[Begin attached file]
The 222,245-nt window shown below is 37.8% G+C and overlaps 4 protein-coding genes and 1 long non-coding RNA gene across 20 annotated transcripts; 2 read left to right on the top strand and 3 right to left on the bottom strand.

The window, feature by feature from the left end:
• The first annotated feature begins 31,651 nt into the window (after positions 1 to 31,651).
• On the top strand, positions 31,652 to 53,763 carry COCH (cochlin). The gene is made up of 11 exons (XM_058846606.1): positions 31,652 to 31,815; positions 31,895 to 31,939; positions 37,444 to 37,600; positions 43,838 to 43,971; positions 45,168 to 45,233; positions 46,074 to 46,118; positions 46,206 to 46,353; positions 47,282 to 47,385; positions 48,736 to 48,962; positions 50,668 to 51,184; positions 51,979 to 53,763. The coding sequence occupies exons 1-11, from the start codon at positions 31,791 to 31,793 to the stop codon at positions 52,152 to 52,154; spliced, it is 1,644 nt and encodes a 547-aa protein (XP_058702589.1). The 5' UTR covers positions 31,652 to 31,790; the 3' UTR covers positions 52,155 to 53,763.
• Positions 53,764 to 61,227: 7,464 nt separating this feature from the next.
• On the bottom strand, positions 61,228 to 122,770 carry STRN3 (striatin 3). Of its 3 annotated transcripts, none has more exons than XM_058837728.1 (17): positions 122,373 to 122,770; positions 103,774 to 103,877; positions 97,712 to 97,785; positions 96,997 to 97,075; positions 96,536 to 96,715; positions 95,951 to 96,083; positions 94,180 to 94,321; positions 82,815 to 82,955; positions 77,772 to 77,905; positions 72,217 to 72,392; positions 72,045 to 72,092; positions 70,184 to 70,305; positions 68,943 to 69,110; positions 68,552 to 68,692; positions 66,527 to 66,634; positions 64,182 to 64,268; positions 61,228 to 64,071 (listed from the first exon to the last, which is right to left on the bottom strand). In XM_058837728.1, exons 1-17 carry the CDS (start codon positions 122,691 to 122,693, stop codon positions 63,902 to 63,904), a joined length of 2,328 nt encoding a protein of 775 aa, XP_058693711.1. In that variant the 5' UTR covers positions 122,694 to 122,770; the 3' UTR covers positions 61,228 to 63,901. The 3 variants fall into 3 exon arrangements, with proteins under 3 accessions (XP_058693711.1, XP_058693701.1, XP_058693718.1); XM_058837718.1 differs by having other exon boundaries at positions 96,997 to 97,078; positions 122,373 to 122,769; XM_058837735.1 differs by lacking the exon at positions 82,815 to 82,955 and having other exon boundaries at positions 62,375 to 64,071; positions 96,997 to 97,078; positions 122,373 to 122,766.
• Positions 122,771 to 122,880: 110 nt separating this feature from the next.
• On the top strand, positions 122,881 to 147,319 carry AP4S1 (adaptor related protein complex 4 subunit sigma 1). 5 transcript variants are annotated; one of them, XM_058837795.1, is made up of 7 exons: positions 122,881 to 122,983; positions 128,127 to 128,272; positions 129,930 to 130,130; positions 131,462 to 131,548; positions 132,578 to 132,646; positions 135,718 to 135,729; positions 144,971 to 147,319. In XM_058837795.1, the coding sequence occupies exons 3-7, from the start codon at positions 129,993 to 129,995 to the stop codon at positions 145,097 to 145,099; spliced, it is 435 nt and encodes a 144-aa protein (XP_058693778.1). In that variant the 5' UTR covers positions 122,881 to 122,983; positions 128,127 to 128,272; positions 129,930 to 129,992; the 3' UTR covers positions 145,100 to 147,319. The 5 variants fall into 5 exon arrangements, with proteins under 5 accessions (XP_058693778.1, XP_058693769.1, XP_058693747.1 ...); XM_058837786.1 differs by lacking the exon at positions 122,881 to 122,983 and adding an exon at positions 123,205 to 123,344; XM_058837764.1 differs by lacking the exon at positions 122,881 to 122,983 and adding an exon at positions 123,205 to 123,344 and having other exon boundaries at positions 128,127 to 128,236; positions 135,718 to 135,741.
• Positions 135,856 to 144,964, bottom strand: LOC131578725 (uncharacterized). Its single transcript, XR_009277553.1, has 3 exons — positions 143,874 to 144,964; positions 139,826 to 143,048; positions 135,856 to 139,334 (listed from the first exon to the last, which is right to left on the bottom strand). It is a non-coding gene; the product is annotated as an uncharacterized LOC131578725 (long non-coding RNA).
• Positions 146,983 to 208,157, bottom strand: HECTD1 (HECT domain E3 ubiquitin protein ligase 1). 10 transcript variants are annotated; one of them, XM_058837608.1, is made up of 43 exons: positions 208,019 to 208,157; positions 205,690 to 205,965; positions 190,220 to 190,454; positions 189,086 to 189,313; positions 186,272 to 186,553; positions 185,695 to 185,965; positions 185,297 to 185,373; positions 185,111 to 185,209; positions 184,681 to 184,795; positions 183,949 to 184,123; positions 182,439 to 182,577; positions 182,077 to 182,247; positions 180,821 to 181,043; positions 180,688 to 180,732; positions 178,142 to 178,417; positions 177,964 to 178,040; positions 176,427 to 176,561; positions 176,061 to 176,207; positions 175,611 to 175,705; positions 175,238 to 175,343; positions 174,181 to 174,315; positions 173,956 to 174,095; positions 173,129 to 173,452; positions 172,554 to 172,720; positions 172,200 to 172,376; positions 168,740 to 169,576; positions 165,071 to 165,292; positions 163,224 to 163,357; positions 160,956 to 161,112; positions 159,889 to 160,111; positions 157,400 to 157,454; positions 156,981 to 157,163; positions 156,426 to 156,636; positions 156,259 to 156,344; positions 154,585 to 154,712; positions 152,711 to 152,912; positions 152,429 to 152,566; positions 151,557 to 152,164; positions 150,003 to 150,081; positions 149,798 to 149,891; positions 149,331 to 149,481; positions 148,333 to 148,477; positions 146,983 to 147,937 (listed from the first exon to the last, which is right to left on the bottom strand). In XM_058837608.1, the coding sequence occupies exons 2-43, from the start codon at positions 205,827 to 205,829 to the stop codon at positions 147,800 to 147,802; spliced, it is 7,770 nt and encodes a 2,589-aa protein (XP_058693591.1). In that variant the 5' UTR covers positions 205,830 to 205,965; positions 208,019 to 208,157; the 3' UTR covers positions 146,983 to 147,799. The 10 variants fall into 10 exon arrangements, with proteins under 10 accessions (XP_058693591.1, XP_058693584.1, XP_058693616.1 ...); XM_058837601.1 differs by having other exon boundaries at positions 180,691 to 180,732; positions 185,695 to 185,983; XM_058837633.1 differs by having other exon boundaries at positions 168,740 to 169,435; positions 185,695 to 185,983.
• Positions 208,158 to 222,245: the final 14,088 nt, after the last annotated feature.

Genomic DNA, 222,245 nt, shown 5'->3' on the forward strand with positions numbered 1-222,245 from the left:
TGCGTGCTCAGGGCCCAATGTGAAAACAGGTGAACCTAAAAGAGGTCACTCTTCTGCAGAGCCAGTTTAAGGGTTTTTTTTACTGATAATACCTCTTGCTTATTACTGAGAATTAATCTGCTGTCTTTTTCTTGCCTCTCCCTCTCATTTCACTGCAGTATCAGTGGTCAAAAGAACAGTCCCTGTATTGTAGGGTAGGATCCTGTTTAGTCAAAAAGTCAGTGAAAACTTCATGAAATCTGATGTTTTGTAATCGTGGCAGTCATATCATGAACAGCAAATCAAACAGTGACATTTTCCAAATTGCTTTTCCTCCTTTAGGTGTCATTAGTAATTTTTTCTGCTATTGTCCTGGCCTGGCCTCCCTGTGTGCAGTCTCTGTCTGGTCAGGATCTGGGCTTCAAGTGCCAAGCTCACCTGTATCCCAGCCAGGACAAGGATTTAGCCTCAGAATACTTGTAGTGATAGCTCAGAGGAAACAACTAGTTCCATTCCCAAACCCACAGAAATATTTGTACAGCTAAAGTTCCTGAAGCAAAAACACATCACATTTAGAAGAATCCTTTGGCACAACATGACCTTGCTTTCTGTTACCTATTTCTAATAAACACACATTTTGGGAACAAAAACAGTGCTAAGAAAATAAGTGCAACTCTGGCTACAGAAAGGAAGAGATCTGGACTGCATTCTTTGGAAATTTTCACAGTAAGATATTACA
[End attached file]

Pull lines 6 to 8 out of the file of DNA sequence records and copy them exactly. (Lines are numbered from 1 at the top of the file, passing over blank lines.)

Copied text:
• On the bottom strand, positions 61,228 to 122,770 carry STRN3 (striatin 3). Of its 3 annotated transcripts, none has more exons than XM_058837728.1 (17): positions 122,373 to 122,770; positions 103,774 to 103,877; positions 97,712 to 97,785; positions 96,997 to 97,075; positions 96,536 to 96,715; positions 95,951 to 96,083; positions 94,180 to 94,321; positions 82,815 to 82,955; positions 77,772 to 77,905; positions 72,217 to 72,392; positions 72,045 to 72,092; positions 70,184 to 70,305; positions 68,943 to 69,110; positions 68,552 to 68,692; positions 66,527 to 66,634; positions 64,182 to 64,268; positions 61,228 to 64,071 (listed from the first exon to the last, which is right to left on the bottom strand). In XM_058837728.1, exons 1-17 carry the CDS (start codon positions 122,691 to 122,693, stop codon positions 63,902 to 63,904), a joined length of 2,328 nt encoding a protein of 775 aa, XP_058693711.1. In that variant the 5' UTR covers positions 122,694 to 122,770; the 3' UTR covers positions 61,228 to 63,901. The 3 variants fall into 3 exon arrangements, with proteins under 3 accessions (XP_058693711.1, XP_058693701.1, XP_058693718.1); XM_058837718.1 differs by having other exon boundaries at positions 96,997 to 97,078; positions 122,373 to 122,769; XM_058837735.1 differs by lacking the exon at positions 82,815 to 82,955 and having other exon boundaries at positions 62,375 to 64,071; positions 96,997 to 97,078; positions 122,373 to 122,766.
• Positions 122,771 to 122,880: 110 nt separating this feature from the next.
• On the top strand, positions 122,881 to 147,319 carry AP4S1 (adaptor related protein complex 4 subunit sigma 1). 5 transcript variants are annotated; one of them, XM_058837795.1, is made up of 7 exons: positions 122,881 to 122,983; positions 128,127 to 128,272; positions 129,930 to 130,130; positions 131,462 to 131,548; positions 132,578 to 132,646; positions 135,718 to 135,729; positions 144,971 to 147,319. In XM_058837795.1, the coding sequence occupies exons 3-7, from the start codon at positions 129,993 to 129,995 to the stop codon at positions 145,097 to 145,099; spliced, it is 435 nt and encodes a 144-aa protein (XP_058693778.1). In that variant the 5' UTR covers positions 122,881 to 122,983; positions 128,127 to 128,272; positions 129,930 to 129,992; the 3' UTR covers positions 145,100 to 147,319. The 5 variants fall into 5 exon arrangements, with proteins under 5 accessions (XP_058693778.1, XP_058693769.1, XP_058693747.1 ...); XM_058837786.1 differs by lacking the exon at positions 122,881 to 122,983 and adding an exon at positions 123,205 to 123,344; XM_058837764.1 differs by lacking the exon at positions 122,881 to 122,983 and adding an exon at positions 123,205 to 123,344 and having other exon boundaries at positions 128,127 to 128,236; positions 135,718 to 135,741.